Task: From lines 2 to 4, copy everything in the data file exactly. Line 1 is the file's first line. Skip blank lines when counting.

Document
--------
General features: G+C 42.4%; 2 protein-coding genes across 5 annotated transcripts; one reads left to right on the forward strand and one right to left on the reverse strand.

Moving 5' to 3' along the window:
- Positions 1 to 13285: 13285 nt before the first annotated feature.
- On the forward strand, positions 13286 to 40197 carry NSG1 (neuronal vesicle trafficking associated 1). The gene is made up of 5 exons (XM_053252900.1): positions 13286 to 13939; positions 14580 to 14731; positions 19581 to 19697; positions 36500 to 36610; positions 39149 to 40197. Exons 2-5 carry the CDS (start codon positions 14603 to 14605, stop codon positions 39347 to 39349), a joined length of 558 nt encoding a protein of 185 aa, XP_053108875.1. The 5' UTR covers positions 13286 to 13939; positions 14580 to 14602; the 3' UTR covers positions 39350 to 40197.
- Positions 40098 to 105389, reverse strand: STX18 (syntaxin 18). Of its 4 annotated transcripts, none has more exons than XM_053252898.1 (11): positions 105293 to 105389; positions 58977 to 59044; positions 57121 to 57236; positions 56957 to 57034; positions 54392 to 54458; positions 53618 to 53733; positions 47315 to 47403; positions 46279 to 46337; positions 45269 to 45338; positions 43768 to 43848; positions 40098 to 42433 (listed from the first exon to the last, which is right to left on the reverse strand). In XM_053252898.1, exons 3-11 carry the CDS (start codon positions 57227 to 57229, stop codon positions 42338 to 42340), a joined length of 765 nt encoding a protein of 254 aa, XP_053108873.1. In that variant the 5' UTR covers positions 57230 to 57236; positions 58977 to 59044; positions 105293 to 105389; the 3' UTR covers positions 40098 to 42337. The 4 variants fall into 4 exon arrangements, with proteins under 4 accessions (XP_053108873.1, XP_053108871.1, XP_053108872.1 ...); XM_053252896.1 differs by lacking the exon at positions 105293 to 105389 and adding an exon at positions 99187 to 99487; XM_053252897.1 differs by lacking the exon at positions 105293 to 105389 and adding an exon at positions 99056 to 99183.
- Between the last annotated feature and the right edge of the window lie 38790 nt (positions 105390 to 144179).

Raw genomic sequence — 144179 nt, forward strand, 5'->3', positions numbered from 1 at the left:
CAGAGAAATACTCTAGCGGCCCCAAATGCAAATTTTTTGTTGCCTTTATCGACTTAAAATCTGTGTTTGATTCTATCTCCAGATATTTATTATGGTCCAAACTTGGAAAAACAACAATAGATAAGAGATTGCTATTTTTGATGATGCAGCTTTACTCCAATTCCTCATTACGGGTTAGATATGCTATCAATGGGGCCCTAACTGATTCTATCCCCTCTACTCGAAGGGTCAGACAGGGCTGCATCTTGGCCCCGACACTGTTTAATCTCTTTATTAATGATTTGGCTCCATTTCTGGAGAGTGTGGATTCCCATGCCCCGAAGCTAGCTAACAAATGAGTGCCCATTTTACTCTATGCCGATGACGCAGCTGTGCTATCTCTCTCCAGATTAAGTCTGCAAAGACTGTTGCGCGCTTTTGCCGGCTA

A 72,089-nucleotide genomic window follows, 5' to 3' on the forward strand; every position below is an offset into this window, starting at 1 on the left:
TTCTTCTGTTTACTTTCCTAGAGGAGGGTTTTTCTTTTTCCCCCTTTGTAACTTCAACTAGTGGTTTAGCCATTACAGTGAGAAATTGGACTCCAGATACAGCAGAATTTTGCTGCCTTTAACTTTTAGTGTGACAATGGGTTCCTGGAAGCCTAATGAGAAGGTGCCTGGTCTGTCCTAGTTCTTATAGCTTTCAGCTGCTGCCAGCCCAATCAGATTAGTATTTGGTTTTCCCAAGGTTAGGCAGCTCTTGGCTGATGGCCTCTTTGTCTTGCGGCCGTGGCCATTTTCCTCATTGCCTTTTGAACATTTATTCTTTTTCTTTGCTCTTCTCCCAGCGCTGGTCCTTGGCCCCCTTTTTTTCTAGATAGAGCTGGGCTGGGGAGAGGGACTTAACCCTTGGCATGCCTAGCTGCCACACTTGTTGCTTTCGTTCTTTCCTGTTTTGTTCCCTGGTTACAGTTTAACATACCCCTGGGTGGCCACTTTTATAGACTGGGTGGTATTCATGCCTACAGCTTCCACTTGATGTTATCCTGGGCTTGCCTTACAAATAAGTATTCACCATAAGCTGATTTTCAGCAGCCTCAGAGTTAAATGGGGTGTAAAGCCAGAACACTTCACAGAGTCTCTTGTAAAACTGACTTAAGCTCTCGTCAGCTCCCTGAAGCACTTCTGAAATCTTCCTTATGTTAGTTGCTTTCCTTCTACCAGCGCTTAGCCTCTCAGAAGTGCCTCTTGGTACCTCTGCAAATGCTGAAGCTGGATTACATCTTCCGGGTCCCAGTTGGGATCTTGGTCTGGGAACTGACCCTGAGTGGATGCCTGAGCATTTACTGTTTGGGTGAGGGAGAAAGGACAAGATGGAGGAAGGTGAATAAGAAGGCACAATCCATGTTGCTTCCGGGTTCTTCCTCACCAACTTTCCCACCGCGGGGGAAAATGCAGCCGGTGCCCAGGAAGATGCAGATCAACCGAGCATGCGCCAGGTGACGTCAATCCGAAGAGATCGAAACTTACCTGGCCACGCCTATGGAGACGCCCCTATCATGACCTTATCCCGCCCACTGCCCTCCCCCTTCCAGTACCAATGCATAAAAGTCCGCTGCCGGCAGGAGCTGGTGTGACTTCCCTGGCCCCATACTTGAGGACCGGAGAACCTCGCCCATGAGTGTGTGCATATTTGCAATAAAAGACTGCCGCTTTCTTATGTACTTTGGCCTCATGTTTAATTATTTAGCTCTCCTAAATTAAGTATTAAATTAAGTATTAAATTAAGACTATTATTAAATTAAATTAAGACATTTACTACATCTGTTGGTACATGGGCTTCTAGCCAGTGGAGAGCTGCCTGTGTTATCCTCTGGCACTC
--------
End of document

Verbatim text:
Moving 5' to 3' along the window:
- Positions 1 to 13285: 13285 nt before the first annotated feature.
- On the forward strand, positions 13286 to 40197 carry NSG1 (neuronal vesicle trafficking associated 1). The gene is made up of 5 exons (XM_053252900.1): positions 13286 to 13939; positions 14580 to 14731; positions 19581 to 19697; positions 36500 to 36610; positions 39149 to 40197. Exons 2-5 carry the CDS (start codon positions 14603 to 14605, stop codon positions 39347 to 39349), a joined length of 558 nt encoding a protein of 185 aa, XP_053108875.1. The 5' UTR covers positions 13286 to 13939; positions 14580 to 14602; the 3' UTR covers positions 39350 to 40197.